JPMorgan doubles down on British retail bank Chase

JPMorgan doubles down on British retail bank Chase


Written by Ian Weathers

LONDON (Reuters) – Wall Street giant JPMorgan (NYSE) plans to double the size of its workforce at British retail startup Chase to at least 2,000 within two years, despite losses and some investor skepticism, the project’s chief executive told Reuters. .

JPMorgan said it had attracted 1 million customers and more than 10 billion pounds ($10.8 billion) in deposits in the UK’s mobile app bank since it launched last September.

It’s a model the bank wants to replicate in other international markets – despite the rising cost of living crisis that has soured the outlook for retail banks globally.

Britain in particular was hit by a crisis of investor confidence after Finance Minister Kwasi Quarting sent the pound and government bonds into free fall on Friday with a fiscal plan that alarmed markets.

“We want to be international, starting with the UK,” Sanjeev Somani, chief executive of Chase Bank UK, said in an interview at the British bank’s headquarters in Canary Wharf in London on Friday.

“You have to look at a ten-year view. If you look at anything shorter, it won’t lead to the right conclusion…Retail banking revenue collects in the trillions, even outside the US.”

He declined to say where Chase might set off next. Reuters reported this month that JPMorgan is hiring retail bankers in Germany ahead of a possible launch there.

Chase already has 1,000 employees in Britain – out of a total of 19,000 at JPMorgan in the country – and Somani says that number will “at least double” by the end of 2024.

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Somani said the project will expand from checking and savings accounts by introducing lending products – likely starting with a credit card – by the end of 2023.

He added that JPMorgan would also look to consolidate its Nutmeg investment business – which it bought for around £700m last year – into Chase during that time frame.

Al Somani started his career in retail banking in India helping Citi launch a much simpler version of “digital bank” – which would send a text message to your bank balance.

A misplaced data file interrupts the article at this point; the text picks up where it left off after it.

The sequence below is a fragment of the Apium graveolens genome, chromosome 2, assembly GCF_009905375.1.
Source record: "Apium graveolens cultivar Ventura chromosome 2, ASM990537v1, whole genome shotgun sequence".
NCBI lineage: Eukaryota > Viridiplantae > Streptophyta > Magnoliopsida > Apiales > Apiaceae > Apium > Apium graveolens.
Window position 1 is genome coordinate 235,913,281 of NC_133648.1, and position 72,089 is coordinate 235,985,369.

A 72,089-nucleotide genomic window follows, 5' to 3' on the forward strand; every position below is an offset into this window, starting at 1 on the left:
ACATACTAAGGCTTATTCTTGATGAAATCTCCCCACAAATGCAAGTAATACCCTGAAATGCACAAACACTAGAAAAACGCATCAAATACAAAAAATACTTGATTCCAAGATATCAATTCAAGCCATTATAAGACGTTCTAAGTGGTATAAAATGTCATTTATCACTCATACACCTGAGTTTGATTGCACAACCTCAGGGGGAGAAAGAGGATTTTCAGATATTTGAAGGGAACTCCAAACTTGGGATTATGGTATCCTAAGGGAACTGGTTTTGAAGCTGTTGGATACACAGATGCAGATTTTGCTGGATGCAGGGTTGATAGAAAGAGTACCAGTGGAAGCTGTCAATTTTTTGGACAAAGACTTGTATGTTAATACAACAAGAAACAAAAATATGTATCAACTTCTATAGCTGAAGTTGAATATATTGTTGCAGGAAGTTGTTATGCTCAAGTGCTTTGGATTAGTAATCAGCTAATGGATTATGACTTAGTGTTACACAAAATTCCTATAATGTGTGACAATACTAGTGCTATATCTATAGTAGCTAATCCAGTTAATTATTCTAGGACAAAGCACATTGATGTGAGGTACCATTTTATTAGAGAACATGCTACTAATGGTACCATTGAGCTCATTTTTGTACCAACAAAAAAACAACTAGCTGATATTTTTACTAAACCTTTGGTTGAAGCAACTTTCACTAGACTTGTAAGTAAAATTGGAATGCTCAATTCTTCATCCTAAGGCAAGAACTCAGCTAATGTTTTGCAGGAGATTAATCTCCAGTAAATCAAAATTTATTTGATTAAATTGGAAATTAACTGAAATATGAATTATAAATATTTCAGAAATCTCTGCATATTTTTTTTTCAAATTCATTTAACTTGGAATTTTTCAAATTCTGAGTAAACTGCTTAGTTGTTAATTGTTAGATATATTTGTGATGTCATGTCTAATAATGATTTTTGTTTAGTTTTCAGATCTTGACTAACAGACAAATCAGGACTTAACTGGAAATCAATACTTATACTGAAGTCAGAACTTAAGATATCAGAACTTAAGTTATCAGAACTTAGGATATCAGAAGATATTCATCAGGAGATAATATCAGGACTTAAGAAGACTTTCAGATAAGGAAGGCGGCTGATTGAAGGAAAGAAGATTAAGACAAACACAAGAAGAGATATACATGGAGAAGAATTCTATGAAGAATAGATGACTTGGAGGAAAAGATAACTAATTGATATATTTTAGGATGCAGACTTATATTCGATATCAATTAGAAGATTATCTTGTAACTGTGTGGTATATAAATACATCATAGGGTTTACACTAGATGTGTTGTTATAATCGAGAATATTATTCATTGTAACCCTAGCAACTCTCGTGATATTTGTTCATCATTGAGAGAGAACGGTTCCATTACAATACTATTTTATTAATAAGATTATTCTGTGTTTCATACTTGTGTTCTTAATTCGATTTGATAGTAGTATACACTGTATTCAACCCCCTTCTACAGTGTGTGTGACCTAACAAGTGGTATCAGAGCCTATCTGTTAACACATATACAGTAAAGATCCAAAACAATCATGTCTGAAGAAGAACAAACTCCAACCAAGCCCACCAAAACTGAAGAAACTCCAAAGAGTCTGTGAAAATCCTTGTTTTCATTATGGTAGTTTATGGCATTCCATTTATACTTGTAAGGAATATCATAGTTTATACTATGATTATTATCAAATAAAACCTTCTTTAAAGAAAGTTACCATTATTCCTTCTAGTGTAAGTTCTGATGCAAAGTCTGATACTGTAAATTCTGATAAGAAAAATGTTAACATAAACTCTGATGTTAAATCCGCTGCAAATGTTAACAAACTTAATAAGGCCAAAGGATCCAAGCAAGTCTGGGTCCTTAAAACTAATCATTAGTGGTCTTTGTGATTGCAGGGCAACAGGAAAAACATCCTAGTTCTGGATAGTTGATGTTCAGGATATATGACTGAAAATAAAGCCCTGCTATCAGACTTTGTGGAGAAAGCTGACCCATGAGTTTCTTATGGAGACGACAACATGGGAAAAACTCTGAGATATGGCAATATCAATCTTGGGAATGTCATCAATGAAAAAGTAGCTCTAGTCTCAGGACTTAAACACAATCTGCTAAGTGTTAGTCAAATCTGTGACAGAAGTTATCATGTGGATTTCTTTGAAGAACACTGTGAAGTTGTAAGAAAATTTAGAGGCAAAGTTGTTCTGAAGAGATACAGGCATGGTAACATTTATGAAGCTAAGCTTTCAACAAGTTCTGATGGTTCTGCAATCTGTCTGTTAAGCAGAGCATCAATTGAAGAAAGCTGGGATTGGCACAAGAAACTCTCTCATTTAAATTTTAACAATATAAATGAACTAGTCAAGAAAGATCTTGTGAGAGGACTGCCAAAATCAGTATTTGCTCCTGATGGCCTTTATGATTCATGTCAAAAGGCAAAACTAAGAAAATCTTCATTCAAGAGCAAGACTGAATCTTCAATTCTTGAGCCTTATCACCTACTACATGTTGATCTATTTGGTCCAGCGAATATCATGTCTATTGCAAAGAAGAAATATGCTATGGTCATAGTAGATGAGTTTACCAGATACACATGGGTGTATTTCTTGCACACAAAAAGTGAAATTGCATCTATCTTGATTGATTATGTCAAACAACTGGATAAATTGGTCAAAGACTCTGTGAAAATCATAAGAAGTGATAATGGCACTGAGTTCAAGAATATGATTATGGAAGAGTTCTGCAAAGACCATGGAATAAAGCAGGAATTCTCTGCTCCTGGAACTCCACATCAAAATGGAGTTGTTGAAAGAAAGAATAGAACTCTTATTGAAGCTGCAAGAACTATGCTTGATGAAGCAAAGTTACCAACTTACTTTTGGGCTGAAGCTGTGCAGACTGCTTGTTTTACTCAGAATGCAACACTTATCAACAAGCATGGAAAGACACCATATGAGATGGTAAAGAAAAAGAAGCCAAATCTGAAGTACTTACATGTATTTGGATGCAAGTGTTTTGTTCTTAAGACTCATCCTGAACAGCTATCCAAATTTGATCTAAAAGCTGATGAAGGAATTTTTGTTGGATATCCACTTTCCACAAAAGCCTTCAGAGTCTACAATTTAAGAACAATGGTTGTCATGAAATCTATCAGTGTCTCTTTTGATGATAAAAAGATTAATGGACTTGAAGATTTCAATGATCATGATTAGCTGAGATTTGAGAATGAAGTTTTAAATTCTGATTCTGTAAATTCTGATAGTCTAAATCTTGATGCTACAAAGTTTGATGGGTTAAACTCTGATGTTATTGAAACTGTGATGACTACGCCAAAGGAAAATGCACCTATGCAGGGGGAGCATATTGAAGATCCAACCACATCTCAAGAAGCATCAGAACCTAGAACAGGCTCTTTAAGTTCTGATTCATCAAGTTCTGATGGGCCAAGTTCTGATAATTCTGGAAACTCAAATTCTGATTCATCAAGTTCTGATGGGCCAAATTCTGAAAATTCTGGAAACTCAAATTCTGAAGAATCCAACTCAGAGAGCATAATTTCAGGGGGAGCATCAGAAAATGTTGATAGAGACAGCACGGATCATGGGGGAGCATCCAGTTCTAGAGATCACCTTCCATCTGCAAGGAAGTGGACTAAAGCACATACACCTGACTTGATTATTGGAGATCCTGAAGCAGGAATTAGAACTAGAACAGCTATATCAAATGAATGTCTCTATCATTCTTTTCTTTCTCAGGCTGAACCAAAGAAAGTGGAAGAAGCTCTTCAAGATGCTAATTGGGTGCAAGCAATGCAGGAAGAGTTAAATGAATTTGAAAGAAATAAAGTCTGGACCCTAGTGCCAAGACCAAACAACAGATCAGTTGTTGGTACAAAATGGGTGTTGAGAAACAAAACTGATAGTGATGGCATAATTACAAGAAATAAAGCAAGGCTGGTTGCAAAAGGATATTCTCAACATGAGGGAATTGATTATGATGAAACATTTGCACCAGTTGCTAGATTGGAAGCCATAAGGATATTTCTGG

“The idea in the medium term is we want to be a full service bank,” he said of Chase, adding that he had no immediate plans to open branches.

Investors’ fears

The project’s rapid growth came at a heavy cost – although one of the world’s largest banks could easily accommodate it.

JPMorgan revealed at its investor day in May that it expects to lose $450 million on the project in 2022 and put cumulative losses north of $1 billion over several years, before predicting that they will break even in 2027-28.

Somani said Investor Day expectations in May remain, but revenue generated from lending and expansion of fee-based services for nutmeg will eventually put it in the black.

Investors have expressed concern about the lack of details about JPMorgan’s digital investments and about its uncertain prospects, adding to the pressure on the international consumer arm to succeed.

Mike Mayo, banking analyst at Wells Fargo (NYSE:), though he added JPMorgan’s US digital expertise and deep pockets could make a difference.

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The UK market has seen many aborted attempts to challenge the dominance of major banks – which include Barclays (LON :), Lloyds (LON :), and NatWest. Germany’s N26 pulled out of the country after just two years, while Citi laid off the British retail bank last week.

Chase also faces stiff competition from local digital brands such as Monzo and those offered by large institutions such as savings bank Goldman Sachs (NYSE:). Marcus has grown at a pace similar to Chase’s early on, amassing £13 billion in deposits in Britain in its first 17 months.

Somani said backing JPMorgan gave Chase an advantage nonetheless.

“We are the best funded fintech company in the world,” he said.

(dollar = 0.9235 pounds)

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